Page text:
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Effect of Omega-3 Fatty Acid Supplementation on Oxylipins in a Routine Clinical Setting.
Int J Mol Sci 2018; 19(1)IJ

Abstract

Omega-6 polyunsaturated fatty acid (n-6 PUFA) is the predominant polyunsaturated fatty acid (PUFA), especially in Western diet. A high omega-6/omega-3 ratio in Western diets is implicated in the development of cardiovascular diseases and inflammatory processes. Studies in animal models and in humans have demonstrated beneficial effects of omega-3 PUFA (n-3 PUFA) in a variety of diseases, including cardiac arrhythmias and inflammatory diseases, as well as breast and colon cancer. The molecular mechanisms underlying the effects of n-3 PUFA are still not well understood. Possible mechanisms include competition between n-3 and n-6 PUFAs at the cyclooxygenase (COX) and lipoxygenase (LOX) and cytochrome P450 levels, and subsequent formation of oxylipins with specific anti-inflammatory or anti-arrhythmic effects. In this study, we report the impact of routine long-term treatment with prescription-grade n-3 PUFA (either 840 mg or 1680 mg per day) on blood cell membrane fatty acid composition, as well as plasma oxylipin patterns, in a patient population with severe hyperlipidemia and cardiovascular disease who are on standard lipid-lowering and cardioprotective medications. Lipidomics analyses were performed by LC/ESI-MS/MS. Supplementation led to a dose-dependent increase in n-3 PUFA eicosapentaenoic acid (EPA) and docosahexaenoic acid (DHA) in the blood cell fraction. We also observed a dose-dependent increase in EPA- and DHA-derived epoxy metabolites, whereas the effect of n-3 PUFA supplementation on LOX-dependent EPA- and DHA-derived hydroxy metabolites was less pronounced, with a tendency towards lower metabolites in subjects with higher n-3 PUFA levels. These data thus generally confirm effects of n-3 PUFA supplementation observed previously in healthy individuals. Additionally, they indicate a suppressive effect of high n-3 PUFA supplementation on the formation of LOX metabolites in the context of concomitant aspirin medication.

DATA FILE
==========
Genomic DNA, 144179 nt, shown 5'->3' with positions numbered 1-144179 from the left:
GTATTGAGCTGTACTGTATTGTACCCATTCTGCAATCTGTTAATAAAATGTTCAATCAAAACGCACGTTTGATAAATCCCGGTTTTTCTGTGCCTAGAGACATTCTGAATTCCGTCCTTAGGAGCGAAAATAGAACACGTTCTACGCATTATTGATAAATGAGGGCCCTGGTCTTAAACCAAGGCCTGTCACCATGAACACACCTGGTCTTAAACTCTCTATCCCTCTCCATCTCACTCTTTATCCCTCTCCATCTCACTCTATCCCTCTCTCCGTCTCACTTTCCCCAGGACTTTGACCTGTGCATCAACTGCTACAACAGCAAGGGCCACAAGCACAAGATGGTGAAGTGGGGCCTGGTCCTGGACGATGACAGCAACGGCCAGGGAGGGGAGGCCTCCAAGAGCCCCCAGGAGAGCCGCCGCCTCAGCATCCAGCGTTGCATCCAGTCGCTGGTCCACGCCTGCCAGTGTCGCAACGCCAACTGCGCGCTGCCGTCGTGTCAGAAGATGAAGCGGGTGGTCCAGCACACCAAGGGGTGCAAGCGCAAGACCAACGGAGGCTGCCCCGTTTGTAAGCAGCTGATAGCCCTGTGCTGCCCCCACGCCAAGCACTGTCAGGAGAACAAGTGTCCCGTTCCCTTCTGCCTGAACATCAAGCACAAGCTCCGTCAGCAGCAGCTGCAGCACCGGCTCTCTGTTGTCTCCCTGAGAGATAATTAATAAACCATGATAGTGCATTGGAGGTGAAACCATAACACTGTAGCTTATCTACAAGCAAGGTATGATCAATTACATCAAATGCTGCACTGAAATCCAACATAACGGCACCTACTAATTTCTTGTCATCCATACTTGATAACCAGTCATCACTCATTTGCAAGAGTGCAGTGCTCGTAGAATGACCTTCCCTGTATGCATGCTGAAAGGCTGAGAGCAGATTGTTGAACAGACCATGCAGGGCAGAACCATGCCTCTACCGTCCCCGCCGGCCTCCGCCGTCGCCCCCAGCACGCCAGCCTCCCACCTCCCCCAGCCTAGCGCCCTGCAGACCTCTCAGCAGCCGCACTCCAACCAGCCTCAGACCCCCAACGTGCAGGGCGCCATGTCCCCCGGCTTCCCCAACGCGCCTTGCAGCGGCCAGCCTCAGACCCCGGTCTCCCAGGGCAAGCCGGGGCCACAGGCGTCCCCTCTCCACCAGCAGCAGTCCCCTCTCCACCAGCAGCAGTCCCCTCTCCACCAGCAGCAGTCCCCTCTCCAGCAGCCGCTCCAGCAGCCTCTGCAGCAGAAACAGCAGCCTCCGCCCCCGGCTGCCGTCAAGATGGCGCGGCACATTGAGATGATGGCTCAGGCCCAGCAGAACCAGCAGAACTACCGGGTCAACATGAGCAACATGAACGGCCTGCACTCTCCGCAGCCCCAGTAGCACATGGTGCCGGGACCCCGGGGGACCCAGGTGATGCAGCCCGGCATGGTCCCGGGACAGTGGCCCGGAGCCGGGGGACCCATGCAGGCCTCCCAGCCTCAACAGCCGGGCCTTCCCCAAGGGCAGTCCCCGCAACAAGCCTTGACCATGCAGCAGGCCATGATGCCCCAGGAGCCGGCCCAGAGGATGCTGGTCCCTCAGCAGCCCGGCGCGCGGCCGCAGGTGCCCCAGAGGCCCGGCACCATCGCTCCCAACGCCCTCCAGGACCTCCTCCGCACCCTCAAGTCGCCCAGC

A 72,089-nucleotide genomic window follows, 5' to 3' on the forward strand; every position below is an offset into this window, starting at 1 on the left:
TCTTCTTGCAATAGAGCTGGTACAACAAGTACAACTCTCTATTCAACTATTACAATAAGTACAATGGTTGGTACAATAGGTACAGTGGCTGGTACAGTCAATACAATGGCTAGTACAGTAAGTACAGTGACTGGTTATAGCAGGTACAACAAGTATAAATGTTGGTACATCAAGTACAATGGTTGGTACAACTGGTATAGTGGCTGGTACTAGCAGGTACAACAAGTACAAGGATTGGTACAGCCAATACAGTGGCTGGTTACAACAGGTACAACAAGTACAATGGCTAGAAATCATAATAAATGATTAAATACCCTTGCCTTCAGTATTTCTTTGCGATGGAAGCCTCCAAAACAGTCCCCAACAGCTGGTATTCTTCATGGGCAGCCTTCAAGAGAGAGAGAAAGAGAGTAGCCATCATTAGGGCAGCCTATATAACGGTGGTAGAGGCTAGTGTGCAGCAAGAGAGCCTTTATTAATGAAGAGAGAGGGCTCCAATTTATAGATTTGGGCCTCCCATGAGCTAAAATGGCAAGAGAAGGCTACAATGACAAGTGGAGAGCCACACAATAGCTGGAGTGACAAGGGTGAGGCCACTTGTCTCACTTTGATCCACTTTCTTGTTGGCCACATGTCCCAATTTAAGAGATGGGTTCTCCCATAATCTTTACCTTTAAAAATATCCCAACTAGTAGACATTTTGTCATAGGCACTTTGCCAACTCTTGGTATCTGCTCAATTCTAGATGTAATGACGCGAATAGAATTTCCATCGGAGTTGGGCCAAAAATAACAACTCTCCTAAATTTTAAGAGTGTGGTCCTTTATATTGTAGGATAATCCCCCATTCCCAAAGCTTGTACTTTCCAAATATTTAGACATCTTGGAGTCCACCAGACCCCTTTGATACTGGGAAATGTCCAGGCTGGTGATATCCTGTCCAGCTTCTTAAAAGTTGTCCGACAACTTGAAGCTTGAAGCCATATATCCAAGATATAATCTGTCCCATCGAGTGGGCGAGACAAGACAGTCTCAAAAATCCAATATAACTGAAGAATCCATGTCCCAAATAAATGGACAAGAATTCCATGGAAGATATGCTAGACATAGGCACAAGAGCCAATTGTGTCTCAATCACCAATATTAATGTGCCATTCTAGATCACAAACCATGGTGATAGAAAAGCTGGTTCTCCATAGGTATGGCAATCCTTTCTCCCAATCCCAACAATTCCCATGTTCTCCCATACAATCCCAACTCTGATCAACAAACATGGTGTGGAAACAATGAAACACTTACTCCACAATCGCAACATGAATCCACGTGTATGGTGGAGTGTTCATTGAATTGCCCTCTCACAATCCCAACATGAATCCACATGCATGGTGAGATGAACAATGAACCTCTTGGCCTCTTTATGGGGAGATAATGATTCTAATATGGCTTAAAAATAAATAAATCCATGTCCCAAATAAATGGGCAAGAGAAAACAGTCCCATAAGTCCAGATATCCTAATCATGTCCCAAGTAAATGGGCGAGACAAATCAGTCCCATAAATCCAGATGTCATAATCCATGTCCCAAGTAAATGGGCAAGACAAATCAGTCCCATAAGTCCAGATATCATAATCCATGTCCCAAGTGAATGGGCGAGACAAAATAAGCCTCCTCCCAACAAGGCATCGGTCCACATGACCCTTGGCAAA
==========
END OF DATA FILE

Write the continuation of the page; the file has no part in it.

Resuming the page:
Authors+Show Affiliations